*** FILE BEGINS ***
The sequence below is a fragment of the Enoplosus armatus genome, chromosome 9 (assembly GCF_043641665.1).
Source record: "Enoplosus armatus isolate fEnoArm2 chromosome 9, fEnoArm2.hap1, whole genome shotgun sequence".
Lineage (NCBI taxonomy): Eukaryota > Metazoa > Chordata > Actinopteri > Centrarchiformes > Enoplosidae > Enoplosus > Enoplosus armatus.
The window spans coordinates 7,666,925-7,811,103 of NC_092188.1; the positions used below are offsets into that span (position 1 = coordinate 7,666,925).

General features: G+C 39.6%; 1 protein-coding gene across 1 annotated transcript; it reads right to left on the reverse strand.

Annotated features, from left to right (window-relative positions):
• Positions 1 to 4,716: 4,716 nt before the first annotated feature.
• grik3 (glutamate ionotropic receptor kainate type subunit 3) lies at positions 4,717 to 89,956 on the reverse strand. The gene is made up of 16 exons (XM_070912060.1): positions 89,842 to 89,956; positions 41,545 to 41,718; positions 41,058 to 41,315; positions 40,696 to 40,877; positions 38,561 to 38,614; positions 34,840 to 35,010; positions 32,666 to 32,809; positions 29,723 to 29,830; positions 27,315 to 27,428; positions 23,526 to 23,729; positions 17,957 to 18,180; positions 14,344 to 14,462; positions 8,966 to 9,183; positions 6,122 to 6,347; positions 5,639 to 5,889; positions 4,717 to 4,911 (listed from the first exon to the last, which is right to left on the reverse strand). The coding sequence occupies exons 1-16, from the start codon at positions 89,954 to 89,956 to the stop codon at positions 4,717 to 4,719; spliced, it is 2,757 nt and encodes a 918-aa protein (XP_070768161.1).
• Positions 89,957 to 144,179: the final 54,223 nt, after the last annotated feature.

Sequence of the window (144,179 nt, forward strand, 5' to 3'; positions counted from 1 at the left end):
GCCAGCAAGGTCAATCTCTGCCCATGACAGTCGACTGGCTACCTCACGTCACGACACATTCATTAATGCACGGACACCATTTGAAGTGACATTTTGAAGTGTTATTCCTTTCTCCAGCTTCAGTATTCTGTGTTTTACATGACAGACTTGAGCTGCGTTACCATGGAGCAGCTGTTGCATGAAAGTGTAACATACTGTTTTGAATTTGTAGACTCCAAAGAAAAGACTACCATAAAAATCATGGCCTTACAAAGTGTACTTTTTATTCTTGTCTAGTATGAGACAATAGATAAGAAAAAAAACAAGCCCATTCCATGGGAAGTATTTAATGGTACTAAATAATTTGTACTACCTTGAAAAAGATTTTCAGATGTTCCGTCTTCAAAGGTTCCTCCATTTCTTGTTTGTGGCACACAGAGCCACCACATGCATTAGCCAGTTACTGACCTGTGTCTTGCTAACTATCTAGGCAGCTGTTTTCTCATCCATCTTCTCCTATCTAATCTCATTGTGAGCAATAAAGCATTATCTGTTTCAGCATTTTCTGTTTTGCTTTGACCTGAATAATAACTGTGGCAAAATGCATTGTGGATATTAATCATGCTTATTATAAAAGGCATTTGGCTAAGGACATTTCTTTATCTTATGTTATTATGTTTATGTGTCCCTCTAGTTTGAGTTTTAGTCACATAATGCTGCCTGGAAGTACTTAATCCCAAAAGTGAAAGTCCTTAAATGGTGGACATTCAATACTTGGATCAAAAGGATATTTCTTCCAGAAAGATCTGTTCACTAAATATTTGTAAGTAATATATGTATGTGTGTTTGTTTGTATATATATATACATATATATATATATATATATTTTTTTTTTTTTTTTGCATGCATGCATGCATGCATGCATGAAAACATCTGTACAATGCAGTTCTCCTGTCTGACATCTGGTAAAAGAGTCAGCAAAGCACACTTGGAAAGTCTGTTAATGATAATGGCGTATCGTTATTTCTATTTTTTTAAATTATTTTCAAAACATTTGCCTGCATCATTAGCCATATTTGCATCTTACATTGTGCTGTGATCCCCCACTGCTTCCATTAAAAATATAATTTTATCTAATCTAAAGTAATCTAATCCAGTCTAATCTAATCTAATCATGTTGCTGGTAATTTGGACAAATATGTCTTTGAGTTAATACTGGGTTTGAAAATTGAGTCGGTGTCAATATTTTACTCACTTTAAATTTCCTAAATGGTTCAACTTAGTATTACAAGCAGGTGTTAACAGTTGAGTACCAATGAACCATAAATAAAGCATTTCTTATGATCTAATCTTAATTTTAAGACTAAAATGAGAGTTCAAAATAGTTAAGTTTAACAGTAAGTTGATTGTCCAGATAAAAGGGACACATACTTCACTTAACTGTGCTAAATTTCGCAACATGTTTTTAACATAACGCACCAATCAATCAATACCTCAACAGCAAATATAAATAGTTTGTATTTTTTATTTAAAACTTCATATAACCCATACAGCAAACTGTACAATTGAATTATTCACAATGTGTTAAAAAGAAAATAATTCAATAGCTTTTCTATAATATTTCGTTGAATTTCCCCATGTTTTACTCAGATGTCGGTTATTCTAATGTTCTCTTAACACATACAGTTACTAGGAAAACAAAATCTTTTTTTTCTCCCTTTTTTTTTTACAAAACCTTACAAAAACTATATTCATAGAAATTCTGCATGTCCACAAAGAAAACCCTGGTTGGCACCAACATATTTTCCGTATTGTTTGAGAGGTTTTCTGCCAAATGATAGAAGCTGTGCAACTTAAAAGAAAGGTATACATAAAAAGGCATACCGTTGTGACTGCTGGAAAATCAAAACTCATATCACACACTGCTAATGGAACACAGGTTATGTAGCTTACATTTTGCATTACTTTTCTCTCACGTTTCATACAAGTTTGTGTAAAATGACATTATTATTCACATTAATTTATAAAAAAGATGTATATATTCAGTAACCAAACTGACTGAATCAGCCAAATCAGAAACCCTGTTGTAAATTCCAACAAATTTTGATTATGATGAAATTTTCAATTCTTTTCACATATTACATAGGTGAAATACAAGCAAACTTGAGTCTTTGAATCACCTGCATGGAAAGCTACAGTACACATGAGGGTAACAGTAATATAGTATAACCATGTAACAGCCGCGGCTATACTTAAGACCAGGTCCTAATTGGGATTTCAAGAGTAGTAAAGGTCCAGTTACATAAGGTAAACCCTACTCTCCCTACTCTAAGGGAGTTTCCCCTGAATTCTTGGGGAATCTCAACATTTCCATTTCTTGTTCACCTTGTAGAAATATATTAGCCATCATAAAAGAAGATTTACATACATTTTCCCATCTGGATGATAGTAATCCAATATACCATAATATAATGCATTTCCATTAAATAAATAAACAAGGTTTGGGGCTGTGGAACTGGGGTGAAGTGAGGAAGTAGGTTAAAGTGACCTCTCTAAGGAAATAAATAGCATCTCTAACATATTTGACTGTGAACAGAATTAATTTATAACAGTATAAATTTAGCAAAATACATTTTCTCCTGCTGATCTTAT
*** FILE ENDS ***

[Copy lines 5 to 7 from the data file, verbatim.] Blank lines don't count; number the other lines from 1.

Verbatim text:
General features: G+C 39.6%; 1 protein-coding gene across 1 annotated transcript; it reads right to left on the reverse strand.

Annotated features, from left to right (window-relative positions):
• Positions 1 to 4,716: 4,716 nt before the first annotated feature.